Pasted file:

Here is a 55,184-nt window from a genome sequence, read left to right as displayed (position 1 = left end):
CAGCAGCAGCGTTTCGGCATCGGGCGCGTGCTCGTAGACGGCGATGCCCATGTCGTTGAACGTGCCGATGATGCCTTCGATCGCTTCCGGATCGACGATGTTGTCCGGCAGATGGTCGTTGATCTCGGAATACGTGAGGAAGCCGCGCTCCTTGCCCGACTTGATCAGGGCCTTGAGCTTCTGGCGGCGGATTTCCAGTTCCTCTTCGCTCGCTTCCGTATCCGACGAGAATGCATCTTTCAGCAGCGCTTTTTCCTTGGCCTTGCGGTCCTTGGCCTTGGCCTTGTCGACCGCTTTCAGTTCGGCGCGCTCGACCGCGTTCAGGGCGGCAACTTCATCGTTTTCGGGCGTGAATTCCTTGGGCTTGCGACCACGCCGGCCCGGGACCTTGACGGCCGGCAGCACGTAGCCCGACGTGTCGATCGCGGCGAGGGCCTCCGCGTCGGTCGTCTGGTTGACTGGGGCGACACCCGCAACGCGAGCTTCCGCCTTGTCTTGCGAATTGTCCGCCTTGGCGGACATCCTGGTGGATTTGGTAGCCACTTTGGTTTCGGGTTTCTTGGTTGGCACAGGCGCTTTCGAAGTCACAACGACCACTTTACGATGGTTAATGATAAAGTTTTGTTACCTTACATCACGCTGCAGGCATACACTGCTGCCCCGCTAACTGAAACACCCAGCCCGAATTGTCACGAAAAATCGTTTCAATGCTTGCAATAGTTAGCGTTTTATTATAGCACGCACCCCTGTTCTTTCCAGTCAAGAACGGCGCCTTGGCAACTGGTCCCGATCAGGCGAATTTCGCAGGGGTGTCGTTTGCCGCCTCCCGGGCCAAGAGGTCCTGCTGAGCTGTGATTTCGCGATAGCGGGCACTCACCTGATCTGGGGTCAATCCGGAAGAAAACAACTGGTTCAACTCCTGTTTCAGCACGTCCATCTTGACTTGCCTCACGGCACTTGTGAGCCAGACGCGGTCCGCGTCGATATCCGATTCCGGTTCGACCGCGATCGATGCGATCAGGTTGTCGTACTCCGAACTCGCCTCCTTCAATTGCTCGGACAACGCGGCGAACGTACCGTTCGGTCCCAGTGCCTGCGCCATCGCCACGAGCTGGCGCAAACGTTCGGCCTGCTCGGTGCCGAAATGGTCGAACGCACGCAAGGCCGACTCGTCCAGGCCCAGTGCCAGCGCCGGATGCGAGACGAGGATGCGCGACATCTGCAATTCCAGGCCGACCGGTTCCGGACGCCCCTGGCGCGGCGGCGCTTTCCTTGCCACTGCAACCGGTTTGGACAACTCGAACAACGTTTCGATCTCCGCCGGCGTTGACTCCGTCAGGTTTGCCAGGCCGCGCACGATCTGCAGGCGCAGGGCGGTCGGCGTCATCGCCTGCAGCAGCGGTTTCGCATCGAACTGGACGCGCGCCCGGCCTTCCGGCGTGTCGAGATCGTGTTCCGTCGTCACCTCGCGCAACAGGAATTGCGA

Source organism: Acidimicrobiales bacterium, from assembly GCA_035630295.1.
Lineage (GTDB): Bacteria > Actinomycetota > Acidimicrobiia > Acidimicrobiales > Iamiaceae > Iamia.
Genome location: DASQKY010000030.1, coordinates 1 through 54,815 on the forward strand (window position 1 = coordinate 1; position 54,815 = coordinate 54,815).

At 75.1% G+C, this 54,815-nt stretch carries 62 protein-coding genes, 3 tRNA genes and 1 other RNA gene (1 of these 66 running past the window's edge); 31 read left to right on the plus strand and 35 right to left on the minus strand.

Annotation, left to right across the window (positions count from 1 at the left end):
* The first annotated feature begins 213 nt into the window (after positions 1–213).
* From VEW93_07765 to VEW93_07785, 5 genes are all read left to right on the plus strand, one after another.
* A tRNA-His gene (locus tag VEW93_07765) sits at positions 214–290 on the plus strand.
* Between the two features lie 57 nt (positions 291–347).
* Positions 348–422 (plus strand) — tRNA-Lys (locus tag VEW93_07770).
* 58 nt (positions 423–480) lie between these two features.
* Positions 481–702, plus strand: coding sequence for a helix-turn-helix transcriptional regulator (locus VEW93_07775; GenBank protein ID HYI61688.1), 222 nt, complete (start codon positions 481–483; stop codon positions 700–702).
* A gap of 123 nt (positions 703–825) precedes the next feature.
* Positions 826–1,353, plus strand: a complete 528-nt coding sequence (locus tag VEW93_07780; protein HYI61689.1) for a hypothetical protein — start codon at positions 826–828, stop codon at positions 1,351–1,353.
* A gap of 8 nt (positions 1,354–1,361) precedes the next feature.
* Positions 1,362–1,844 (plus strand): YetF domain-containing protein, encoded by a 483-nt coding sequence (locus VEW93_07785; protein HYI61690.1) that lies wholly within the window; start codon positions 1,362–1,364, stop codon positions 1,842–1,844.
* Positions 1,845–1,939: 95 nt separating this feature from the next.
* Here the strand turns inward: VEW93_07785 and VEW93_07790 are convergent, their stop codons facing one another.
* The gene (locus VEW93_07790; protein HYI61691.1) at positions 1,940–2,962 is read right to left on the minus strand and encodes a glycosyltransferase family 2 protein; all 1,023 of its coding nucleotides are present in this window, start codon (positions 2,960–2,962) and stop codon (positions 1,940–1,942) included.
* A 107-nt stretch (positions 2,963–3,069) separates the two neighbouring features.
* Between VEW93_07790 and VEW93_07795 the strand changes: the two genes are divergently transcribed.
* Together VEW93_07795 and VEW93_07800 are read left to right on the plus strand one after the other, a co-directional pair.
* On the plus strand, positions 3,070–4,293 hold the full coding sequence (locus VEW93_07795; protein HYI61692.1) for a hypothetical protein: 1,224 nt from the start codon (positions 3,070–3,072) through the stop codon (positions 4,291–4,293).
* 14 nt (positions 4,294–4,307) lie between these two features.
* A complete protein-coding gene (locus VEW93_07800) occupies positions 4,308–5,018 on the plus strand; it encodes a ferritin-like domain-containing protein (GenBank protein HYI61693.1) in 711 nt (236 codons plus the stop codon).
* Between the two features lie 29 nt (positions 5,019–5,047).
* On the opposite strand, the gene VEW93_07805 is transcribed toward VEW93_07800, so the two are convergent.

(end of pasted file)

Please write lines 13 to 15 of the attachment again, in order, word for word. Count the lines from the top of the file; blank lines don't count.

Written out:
* 58 nt (positions 423–480) lie between these two features.
* Positions 481–702, plus strand: coding sequence for a helix-turn-helix transcriptional regulator (locus VEW93_07775; GenBank protein ID HYI61688.1), 222 nt, complete (start codon positions 481–483; stop codon positions 700–702).
* A gap of 123 nt (positions 703–825) precedes the next feature.